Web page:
We knew that the results from his latest visit to the oncologist were clear. We did not know that the dementia that has plagued each generation of our family had taken further hold of his once fertile brain. Or rather, we knew, but did not want to know.

Our grandmother, saint that she is, sent each of us a copy of an old photograph of our grandfather recently. He is in full uniform for the Stanford Trees. His socks are pulled high, the wool trousers are loose around his narrow waist and his wool cap is pulled low. His gaze is steeled and set on something off camera as he stands in batting position. Though never a large man, we were surprised by how commanding his grip is in the photograph. The strength of his hands is palpable. The focus of his gaze and vision overwhelming. On the back of the photograph, our grandmother wrote in her full, looping and elegant script, “This was his last season before going to graduate school for animal sciences.”

Our dad joins us in the living room, gingerly stepping over the animal who whines softly with each breath. He collapses onto the couch, reaches for the remote and turns the television to the Sunday game.

“How old is that dog now, Dad?” one of us asks, raising our voice to be heard over the din of the television. Its light flickers across our father’s face. We did not realize that he was so gray. We did not realize that the lines on his face are deepening. In our minds, he is still the man who we used to race- we on our bicycles and he on foot. We still cannot fathom how he beat us every time. In our minds, he is still the man who can chase us through the house, leaping over couches and soaring over dining room tables in single bounds. He says little. He rarely ever has. He doesn’t much need to. He smiles, he listens, he nods and we know that he is paying attention. Occasionally, as he does now, he furrows his brow.

“Oh, probably 15 or so. Old for a dog his size,” he stoops over and rubs the dog’s ear. “Aren’t you, old timer? Pretty damned old, yeah? Too stupid to die!” The dog, for its part, barely moves.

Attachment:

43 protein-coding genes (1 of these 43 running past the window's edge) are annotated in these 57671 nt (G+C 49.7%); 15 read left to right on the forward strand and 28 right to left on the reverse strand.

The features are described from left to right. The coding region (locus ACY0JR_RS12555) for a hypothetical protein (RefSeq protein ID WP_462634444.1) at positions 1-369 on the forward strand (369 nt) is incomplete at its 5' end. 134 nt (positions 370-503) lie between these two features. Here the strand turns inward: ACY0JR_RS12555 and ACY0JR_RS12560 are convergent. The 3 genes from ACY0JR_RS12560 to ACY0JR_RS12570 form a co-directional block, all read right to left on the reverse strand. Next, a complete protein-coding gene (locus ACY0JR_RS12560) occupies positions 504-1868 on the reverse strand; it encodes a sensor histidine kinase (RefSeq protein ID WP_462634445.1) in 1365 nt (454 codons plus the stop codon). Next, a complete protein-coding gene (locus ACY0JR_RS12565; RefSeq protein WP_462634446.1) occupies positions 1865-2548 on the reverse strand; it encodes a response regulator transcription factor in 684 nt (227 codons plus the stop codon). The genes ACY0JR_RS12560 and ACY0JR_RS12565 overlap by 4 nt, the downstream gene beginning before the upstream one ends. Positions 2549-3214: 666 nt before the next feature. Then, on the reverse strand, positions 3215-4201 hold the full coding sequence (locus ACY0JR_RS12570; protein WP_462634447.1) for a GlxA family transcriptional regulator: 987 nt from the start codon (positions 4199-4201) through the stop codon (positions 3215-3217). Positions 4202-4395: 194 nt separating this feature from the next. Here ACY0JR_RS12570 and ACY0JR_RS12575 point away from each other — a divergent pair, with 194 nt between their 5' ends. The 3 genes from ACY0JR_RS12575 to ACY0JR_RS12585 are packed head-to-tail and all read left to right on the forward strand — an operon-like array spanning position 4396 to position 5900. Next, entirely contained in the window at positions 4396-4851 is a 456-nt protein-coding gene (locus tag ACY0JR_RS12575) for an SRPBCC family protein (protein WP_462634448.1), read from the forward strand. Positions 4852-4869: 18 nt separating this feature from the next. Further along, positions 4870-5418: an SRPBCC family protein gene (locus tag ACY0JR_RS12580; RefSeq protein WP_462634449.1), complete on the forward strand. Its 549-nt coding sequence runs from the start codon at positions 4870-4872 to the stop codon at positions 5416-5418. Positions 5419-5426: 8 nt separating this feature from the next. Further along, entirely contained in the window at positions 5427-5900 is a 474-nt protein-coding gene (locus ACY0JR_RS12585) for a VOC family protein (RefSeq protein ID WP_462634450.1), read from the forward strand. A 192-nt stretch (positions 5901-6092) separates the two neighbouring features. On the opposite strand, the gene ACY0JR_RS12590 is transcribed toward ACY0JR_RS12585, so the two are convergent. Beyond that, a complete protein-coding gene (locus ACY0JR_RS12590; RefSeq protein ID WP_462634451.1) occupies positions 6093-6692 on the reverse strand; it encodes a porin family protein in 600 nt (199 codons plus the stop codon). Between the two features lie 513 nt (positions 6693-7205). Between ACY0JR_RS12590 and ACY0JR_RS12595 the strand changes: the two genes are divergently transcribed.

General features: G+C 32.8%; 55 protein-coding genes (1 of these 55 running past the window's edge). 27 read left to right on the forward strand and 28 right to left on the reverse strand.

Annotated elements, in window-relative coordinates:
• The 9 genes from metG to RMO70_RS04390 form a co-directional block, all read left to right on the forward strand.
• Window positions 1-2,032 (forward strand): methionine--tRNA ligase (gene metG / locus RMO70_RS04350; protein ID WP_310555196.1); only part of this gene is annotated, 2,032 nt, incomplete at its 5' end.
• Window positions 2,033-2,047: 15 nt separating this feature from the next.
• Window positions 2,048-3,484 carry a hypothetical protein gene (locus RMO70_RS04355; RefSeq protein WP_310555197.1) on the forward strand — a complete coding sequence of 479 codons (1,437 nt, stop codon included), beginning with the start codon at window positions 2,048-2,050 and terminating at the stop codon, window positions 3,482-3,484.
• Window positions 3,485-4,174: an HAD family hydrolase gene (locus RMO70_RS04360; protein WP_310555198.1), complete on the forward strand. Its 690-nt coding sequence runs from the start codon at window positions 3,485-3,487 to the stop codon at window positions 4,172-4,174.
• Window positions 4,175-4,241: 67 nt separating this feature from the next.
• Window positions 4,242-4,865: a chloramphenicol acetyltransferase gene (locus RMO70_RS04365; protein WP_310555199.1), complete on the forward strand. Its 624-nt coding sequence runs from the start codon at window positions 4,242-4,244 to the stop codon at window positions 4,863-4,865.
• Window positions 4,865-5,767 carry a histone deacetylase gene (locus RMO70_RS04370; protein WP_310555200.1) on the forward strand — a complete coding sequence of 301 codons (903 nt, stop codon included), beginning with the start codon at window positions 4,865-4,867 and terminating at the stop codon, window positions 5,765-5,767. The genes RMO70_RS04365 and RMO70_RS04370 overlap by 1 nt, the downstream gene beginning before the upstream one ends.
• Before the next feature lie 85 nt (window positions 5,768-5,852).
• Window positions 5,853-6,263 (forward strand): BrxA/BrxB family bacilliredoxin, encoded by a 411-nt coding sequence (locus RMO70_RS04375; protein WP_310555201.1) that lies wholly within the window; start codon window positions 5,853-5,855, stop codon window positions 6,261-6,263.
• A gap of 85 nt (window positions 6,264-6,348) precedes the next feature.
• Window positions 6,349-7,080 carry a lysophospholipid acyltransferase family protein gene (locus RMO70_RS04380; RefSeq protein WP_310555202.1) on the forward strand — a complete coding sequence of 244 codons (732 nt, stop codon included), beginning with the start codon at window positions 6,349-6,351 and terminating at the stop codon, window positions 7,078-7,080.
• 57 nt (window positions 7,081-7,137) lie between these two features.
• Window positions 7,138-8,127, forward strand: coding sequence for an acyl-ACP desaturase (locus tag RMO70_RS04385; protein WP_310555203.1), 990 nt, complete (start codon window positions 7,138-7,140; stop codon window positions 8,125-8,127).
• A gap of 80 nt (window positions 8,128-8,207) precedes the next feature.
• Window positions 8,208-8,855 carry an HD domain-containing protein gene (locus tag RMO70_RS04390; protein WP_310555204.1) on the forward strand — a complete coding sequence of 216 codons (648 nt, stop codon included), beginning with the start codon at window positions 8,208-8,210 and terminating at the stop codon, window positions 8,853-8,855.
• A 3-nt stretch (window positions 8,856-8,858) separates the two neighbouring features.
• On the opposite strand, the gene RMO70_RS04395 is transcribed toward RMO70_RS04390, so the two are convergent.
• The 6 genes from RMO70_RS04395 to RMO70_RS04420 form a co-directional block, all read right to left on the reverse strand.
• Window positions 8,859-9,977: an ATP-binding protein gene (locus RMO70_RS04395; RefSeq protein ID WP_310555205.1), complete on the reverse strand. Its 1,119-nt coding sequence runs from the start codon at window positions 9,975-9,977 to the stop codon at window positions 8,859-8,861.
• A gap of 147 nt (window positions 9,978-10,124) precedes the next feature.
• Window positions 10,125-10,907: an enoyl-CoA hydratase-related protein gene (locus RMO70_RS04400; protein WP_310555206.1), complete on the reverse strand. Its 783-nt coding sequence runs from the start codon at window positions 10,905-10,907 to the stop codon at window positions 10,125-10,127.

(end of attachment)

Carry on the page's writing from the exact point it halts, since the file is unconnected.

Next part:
There is a loud crack of the bat and the televised crowd roars.

“It’s not going out,” our father says, talking to no one in particular and without raising his head. As kids, we used to wonder how he could say such things so definitively- more importantly, how he could be so infuriatingly right each time. He would take us to baseball games and we would fly out of our seats with each hard hit, hoping, in our youthful exuberance, for a home run. He was so accurate with these predictions that we learned to temper our enthusiasm and wait to react. We began to ask questions about how he knew every time. If we’re being honest, we did not merely ask- we pestered and besieged him with questions. We wanted to know, too.

To his credit, he tried to answer us. However, our dad specializes in the monosyllabic and we were never satisfied with his answers. It was our grandfather who finally clarified things for us.

“Your dad was the greatest catcher I ever saw,” he told us. “He moved better, framed the ball better and could throw like you wouldn’t believe. It was effortless, easy. What really set him apart though, were his eyes and ears. He’d see everything happening on the field. And I mean to tell you everything.” We would let our imaginations wander with our grandfather’s at this story, even though we couldn’t begin to imagine what our dad looked like at our age. “When they sent him out to the outfield- which was a damned shame, by the way- he’d move with the crack of the bat. He’d seen and heard so many baseballs hit that he knew by the sound where they were going and how far. Incredible. Absolutely incredible. Never could figure out why he didn’t go further. His choice, though. It just goes to show you how much you can learn by looking.” We only heard this story once, but we will never forget the pregnant pause our grandfather gave. His gaze steeled and his eyes far away, seeing something that we could not yet see. He sighed audibly before saying, “Greatest catcher I ever saw.”